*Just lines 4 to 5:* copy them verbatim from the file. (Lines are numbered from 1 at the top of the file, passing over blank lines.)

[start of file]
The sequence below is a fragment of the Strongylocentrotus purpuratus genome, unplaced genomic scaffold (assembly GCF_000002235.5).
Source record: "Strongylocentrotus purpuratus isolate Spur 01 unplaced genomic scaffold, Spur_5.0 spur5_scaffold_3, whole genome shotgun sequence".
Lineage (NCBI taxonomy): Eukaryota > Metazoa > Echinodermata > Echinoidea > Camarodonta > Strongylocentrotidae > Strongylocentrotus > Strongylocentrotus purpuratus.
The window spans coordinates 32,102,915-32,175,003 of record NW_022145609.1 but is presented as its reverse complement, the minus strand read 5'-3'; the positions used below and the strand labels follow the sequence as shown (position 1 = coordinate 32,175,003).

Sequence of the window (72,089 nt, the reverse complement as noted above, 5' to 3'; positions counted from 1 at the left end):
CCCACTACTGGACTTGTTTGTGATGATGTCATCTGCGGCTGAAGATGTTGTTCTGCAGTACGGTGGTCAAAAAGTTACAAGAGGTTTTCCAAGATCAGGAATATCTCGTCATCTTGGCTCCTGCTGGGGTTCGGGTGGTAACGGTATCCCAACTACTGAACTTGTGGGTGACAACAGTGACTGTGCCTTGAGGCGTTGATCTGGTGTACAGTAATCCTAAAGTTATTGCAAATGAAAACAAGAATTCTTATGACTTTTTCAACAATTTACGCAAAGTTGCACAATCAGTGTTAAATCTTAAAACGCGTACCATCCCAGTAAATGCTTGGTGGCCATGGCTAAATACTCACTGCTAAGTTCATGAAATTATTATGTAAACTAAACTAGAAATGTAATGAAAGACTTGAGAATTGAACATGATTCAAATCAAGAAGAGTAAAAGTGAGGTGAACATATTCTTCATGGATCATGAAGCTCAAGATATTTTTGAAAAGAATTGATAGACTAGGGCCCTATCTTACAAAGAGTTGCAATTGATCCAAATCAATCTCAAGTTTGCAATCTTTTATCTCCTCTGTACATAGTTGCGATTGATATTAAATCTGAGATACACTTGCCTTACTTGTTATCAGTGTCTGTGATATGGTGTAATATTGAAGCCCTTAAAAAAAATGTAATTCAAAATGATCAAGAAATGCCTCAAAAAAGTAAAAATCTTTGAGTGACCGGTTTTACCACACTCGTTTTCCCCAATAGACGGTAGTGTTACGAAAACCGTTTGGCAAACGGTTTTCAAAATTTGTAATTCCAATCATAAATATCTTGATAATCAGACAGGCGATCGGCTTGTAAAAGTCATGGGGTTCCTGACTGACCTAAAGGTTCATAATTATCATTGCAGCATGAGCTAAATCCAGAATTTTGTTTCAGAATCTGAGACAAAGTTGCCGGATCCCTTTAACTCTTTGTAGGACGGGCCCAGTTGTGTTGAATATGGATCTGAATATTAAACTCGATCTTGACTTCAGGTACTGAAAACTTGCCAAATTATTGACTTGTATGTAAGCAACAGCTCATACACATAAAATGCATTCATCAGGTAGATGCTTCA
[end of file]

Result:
The window spans coordinates 32,102,915-32,175,003 of record NW_022145609.1 but is presented as its reverse complement, the minus strand read 5'-3'; the positions used below and the strand labels follow the sequence as shown (position 1 = coordinate 32,175,003).

Sequence of the window (72,089 nt, the reverse complement as noted above, 5' to 3'; positions counted from 1 at the left end):